Another major cause of concern for the UK government is that after the poisoning of Alexander Litvinenko, this is the second Russian murder on UK territory in a relatively short space of time. Appearing weak towards Putin could result in more chemical attacks, putting the public at risk. Marina Litvinenko’s public statements that “nothing was done” after her husband’s poisoning- despite May’s assurances that nothing like this would happen again- will probably increase motivation for May to be seen to be “doing something”.


As to the fact that May has absolutely no evidence that Russia was behind the poisoning of Sergei Skripal and his daughter Julia Skripal – what other choice does she have. The UK government can’t simply sit and wait for a trial that will never come. To wait until irrefutable evidence is gathered might mean waiting months, years, or for ever. Even then, it is unlikely that a balanced criminal case would follow, unless Putin threw his agents under the bus, framed someone or was tried successfully by the International Criminal Court.

Jeremy Corbyn raised an important caveat by recalling the Iraq war and cautioning that being ruled by fear and emotion can be dangerous, leading to ill-judged actions. The BBC reports that Corbyn said Russia should be “held to account on the basis of evidence”. Labour MP Chris Williamson told BBC Two’s Newsnight that though Russia is a suspect, the UK should”make sure we get our facts right” before “leaping into action”. Far from being ‘soft’, Corbyn is demonstrating strategy and calculation; a calm appraisal of the situation instead of puerile emotionality. In practical terms, however, Theresa May’s approach is understandable.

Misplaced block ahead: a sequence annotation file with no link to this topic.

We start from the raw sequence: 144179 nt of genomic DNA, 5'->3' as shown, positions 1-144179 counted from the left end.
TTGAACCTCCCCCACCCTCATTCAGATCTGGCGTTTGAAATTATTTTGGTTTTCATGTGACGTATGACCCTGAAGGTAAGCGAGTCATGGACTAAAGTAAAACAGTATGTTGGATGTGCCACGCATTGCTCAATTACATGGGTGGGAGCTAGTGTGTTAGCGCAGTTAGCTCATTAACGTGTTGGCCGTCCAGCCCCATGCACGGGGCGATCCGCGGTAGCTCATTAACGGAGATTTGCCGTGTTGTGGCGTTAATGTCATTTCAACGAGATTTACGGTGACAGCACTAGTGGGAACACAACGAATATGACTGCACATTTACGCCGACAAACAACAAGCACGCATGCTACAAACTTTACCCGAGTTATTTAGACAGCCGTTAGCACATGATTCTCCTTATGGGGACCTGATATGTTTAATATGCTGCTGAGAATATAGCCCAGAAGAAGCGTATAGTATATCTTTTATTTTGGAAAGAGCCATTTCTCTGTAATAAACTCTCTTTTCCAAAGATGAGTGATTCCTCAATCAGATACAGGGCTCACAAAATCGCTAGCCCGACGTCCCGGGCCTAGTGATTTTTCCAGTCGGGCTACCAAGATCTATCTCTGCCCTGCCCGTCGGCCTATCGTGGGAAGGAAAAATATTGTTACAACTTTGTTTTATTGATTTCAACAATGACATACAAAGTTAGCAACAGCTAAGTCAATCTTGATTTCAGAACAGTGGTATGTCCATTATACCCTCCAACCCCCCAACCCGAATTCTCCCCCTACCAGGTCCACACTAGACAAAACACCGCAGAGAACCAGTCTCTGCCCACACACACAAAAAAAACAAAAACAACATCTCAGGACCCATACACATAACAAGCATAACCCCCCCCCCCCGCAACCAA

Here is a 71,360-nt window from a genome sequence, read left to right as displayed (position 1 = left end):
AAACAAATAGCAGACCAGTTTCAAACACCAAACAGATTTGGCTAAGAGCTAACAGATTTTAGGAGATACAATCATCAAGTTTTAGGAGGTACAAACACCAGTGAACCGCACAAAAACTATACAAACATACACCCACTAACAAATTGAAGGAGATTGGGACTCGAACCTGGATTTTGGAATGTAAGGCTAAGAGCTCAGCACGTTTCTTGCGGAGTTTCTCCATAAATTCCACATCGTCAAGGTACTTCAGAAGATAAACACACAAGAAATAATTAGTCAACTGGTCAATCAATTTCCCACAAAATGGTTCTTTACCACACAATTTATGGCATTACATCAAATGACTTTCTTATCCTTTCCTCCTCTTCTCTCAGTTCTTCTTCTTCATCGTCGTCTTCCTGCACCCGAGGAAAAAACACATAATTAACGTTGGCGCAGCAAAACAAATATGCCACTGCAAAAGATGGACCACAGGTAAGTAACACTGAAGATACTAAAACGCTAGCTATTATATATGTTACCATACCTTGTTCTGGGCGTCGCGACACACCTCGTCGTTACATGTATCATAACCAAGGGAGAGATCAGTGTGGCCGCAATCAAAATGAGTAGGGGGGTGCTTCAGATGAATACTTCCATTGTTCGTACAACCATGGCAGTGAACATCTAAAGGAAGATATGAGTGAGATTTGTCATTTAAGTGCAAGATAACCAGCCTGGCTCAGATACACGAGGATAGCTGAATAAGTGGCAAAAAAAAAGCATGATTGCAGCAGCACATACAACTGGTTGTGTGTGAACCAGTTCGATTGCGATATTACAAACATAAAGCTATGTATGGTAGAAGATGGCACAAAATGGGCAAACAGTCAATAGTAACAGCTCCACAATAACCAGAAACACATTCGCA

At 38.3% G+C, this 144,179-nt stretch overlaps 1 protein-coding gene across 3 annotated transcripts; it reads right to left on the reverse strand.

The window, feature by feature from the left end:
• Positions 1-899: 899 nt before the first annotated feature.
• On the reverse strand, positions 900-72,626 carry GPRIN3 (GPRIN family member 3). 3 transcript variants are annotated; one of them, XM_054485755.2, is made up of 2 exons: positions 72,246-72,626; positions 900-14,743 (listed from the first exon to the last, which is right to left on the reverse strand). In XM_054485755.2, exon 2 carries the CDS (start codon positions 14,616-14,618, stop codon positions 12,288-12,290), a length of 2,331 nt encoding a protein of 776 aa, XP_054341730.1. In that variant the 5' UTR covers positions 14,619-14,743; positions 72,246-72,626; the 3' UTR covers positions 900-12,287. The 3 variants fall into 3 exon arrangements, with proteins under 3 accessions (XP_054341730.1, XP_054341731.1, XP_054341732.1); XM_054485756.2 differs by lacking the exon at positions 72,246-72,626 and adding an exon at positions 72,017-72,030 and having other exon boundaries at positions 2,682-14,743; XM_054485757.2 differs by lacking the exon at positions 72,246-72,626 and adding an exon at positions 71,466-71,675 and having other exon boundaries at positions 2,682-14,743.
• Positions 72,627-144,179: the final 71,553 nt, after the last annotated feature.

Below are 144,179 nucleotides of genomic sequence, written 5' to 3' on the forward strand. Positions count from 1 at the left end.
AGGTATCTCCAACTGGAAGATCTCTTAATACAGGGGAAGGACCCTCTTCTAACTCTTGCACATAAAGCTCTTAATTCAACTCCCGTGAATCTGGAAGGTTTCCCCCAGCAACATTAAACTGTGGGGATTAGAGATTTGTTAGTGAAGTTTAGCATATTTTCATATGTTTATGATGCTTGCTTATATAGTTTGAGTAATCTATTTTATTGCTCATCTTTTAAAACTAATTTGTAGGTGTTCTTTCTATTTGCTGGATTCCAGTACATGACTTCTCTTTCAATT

Finally, let’s not underestimate the seriousness of the Novichok poisoning. Had it been committed by a civilian, it would have been termed terrorism or at least an incredibly reckless form of first-degree murder.

So how will the UK-Russia standoff play out?

Based on the above, it’s probable that Russia’s perception of unjust accusation will prevent tensions being quickly resolved. For Theresa May and most of the UK government, the stakes are too high to back down and risk criticism or a third chemical attack. There are several incentives- both intergovernmental and from the public- to continue with diplomatic and economic sanctions, and no clear benefits to improving relations with Russia.